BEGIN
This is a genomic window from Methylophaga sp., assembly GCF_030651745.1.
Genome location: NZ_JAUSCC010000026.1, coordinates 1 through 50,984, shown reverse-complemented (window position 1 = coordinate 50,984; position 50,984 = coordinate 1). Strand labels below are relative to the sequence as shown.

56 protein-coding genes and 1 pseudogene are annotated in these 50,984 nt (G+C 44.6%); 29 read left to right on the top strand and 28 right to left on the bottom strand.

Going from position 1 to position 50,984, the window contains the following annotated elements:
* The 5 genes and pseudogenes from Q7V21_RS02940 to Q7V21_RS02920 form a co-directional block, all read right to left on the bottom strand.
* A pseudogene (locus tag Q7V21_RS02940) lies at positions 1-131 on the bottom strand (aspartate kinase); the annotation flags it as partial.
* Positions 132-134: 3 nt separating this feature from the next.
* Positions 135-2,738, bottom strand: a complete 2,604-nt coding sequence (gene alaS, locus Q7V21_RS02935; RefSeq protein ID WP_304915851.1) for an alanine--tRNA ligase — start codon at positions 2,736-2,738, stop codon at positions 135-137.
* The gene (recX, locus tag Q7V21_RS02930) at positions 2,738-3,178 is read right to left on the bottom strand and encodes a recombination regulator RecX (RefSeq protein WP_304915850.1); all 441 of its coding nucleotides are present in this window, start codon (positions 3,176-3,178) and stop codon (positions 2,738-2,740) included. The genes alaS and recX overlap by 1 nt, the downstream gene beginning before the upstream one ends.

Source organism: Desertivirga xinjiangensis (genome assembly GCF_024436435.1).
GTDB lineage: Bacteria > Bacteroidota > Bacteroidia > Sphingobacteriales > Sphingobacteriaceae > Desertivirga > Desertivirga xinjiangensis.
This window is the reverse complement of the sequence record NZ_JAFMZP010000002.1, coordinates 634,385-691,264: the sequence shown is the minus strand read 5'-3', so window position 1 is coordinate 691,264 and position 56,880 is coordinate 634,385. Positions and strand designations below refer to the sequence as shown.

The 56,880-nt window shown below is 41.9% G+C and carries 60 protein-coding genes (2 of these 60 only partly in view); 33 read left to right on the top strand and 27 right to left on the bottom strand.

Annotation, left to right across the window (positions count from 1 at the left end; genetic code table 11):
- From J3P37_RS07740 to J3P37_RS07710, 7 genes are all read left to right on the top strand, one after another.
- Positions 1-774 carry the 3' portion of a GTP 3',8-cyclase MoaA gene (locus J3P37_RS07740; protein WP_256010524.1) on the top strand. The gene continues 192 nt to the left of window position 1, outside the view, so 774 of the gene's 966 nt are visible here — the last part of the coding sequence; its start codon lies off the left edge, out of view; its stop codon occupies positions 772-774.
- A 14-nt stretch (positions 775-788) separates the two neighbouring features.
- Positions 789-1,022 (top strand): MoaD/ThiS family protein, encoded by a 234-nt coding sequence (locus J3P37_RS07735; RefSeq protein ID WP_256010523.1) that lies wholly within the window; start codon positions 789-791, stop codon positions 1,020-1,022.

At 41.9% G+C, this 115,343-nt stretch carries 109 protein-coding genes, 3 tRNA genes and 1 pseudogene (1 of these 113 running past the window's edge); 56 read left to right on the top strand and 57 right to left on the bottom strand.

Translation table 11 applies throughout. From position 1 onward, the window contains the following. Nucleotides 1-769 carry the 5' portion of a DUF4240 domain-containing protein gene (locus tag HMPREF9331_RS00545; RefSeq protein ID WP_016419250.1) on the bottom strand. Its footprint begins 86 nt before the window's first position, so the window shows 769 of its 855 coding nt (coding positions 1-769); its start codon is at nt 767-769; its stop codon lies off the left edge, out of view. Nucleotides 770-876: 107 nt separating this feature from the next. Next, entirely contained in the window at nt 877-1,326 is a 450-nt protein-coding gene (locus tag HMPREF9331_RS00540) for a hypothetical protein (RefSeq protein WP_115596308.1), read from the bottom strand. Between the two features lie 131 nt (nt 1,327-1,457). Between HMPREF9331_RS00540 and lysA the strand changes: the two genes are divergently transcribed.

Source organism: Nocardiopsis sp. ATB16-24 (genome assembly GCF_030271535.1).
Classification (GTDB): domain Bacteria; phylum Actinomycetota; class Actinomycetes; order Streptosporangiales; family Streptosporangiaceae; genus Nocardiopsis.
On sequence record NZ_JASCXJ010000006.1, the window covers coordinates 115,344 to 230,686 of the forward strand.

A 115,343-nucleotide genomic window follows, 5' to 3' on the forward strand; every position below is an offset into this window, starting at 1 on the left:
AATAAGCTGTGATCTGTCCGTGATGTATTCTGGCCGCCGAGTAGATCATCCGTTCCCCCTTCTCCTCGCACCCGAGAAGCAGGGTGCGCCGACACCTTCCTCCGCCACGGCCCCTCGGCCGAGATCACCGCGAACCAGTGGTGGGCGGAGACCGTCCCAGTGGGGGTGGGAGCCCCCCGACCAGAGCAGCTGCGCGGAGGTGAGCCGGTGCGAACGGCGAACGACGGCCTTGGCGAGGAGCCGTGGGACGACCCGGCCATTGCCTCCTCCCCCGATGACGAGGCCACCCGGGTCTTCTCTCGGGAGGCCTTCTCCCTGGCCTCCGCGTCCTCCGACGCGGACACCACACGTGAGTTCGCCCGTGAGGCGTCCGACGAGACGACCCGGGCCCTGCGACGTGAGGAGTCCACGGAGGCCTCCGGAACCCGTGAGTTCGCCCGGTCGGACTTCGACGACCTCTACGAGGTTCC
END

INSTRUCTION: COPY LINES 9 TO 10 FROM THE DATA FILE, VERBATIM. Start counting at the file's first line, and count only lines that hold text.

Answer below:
* The gene (recX, locus tag Q7V21_RS02930) at positions 2,738-3,178 is read right to left on the bottom strand and encodes a recombination regulator RecX (RefSeq protein WP_304915850.1); all 441 of its coding nucleotides are present in this window, start codon (positions 3,176-3,178) and stop codon (positions 2,738-2,740) included. The genes alaS and recX overlap by 1 nt, the downstream gene beginning before the upstream one ends.

Source organism: Desertivirga xinjiangensis (genome assembly GCF_024436435.1).